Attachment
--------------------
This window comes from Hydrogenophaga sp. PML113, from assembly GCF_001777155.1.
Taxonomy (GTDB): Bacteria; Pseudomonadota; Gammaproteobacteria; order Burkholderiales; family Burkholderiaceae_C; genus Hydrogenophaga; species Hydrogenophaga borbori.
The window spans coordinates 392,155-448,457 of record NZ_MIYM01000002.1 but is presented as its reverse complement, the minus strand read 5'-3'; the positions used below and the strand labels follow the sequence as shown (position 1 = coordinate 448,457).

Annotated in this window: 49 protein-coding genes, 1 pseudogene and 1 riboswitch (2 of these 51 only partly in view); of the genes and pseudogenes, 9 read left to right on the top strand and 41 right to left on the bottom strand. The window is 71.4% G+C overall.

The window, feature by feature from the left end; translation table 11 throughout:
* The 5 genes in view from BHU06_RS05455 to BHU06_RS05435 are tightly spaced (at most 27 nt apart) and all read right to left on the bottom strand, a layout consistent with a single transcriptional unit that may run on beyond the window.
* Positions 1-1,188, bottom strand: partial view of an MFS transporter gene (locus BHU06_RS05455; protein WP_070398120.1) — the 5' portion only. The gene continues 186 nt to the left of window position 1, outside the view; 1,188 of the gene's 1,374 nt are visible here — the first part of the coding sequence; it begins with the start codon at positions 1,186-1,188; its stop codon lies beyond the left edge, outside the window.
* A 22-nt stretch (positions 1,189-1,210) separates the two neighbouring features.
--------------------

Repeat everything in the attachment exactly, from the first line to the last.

This window comes from Hydrogenophaga sp. PML113, from assembly GCF_001777155.1.
Taxonomy (GTDB): Bacteria; Pseudomonadota; Gammaproteobacteria; order Burkholderiales; family Burkholderiaceae_C; genus Hydrogenophaga; species Hydrogenophaga borbori.
The window spans coordinates 392,155-448,457 of record NZ_MIYM01000002.1 but is presented as its reverse complement, the minus strand read 5'-3'; the positions used below and the strand labels follow the sequence as shown (position 1 = coordinate 448,457).

Annotated in this window: 49 protein-coding genes, 1 pseudogene and 1 riboswitch (2 of these 51 only partly in view); of the genes and pseudogenes, 9 read left to right on the top strand and 41 right to left on the bottom strand. The window is 71.4% G+C overall.

The window, feature by feature from the left end; translation table 11 throughout:
* The 5 genes in view from BHU06_RS05455 to BHU06_RS05435 are tightly spaced (at most 27 nt apart) and all read right to left on the bottom strand, a layout consistent with a single transcriptional unit that may run on beyond the window.
* Positions 1-1,188, bottom strand: partial view of an MFS transporter gene (locus BHU06_RS05455; protein WP_070398120.1) — the 5' portion only. The gene continues 186 nt to the left of window position 1, outside the view; 1,188 of the gene's 1,374 nt are visible here — the first part of the coding sequence; it begins with the start codon at positions 1,186-1,188; its stop codon lies beyond the left edge, outside the window.
* A 22-nt stretch (positions 1,189-1,210) separates the two neighbouring features.